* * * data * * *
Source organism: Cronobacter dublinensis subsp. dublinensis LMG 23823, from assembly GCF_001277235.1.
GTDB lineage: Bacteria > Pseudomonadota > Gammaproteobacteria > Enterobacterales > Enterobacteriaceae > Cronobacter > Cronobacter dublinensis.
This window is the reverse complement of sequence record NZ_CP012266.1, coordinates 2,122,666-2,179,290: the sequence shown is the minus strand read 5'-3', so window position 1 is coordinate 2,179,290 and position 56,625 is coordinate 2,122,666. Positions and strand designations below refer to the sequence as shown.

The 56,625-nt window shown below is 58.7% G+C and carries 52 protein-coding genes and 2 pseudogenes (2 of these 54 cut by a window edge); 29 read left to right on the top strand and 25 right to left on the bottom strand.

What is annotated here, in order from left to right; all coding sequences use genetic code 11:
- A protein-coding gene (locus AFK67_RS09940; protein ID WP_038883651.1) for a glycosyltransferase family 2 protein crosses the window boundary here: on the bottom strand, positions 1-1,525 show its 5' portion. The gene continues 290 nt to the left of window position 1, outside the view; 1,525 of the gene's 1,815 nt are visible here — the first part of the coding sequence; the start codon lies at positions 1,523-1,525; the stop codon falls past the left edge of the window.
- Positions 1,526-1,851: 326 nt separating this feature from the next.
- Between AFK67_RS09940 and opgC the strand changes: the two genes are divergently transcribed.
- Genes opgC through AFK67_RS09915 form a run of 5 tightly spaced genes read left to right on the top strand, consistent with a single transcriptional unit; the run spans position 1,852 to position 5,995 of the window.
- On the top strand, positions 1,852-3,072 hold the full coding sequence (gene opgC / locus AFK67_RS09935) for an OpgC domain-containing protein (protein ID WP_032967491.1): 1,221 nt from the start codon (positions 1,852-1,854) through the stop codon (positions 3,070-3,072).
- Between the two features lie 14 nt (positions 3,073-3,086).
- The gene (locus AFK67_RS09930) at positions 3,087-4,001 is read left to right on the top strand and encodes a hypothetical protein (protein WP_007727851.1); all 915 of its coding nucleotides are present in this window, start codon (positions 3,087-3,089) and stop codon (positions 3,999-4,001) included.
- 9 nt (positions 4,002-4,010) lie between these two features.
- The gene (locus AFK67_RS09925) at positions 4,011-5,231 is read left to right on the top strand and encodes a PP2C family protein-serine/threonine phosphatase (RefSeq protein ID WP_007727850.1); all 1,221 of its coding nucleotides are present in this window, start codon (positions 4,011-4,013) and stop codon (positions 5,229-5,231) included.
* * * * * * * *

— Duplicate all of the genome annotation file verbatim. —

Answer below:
Source organism: Cronobacter dublinensis subsp. dublinensis LMG 23823, from assembly GCF_001277235.1.
GTDB lineage: Bacteria > Pseudomonadota > Gammaproteobacteria > Enterobacterales > Enterobacteriaceae > Cronobacter > Cronobacter dublinensis.
This window is the reverse complement of sequence record NZ_CP012266.1, coordinates 2,122,666-2,179,290: the sequence shown is the minus strand read 5'-3', so window position 1 is coordinate 2,179,290 and position 56,625 is coordinate 2,122,666. Positions and strand designations below refer to the sequence as shown.

The 56,625-nt window shown below is 58.7% G+C and carries 52 protein-coding genes and 2 pseudogenes (2 of these 54 cut by a window edge); 29 read left to right on the top strand and 25 right to left on the bottom strand.

What is annotated here, in order from left to right; all coding sequences use genetic code 11:
- A protein-coding gene (locus AFK67_RS09940; protein ID WP_038883651.1) for a glycosyltransferase family 2 protein crosses the window boundary here: on the bottom strand, positions 1-1,525 show its 5' portion. The gene continues 290 nt to the left of window position 1, outside the view; 1,525 of the gene's 1,815 nt are visible here — the first part of the coding sequence; the start codon lies at positions 1,523-1,525; the stop codon falls past the left edge of the window.
- Positions 1,526-1,851: 326 nt separating this feature from the next.
- Between AFK67_RS09940 and opgC the strand changes: the two genes are divergently transcribed.
- Genes opgC through AFK67_RS09915 form a run of 5 tightly spaced genes read left to right on the top strand, consistent with a single transcriptional unit; the run spans position 1,852 to position 5,995 of the window.
- On the top strand, positions 1,852-3,072 hold the full coding sequence (gene opgC / locus AFK67_RS09935) for an OpgC domain-containing protein (protein ID WP_032967491.1): 1,221 nt from the start codon (positions 1,852-1,854) through the stop codon (positions 3,070-3,072).
- Between the two features lie 14 nt (positions 3,073-3,086).
- The gene (locus AFK67_RS09930) at positions 3,087-4,001 is read left to right on the top strand and encodes a hypothetical protein (protein WP_007727851.1); all 915 of its coding nucleotides are present in this window, start codon (positions 3,087-3,089) and stop codon (positions 3,999-4,001) included.
- 9 nt (positions 4,002-4,010) lie between these two features.
- The gene (locus AFK67_RS09925) at positions 4,011-5,231 is read left to right on the top strand and encodes a PP2C family protein-serine/threonine phosphatase (RefSeq protein ID WP_007727850.1); all 1,221 of its coding nucleotides are present in this window, start codon (positions 4,011-4,013) and stop codon (positions 5,229-5,231) included.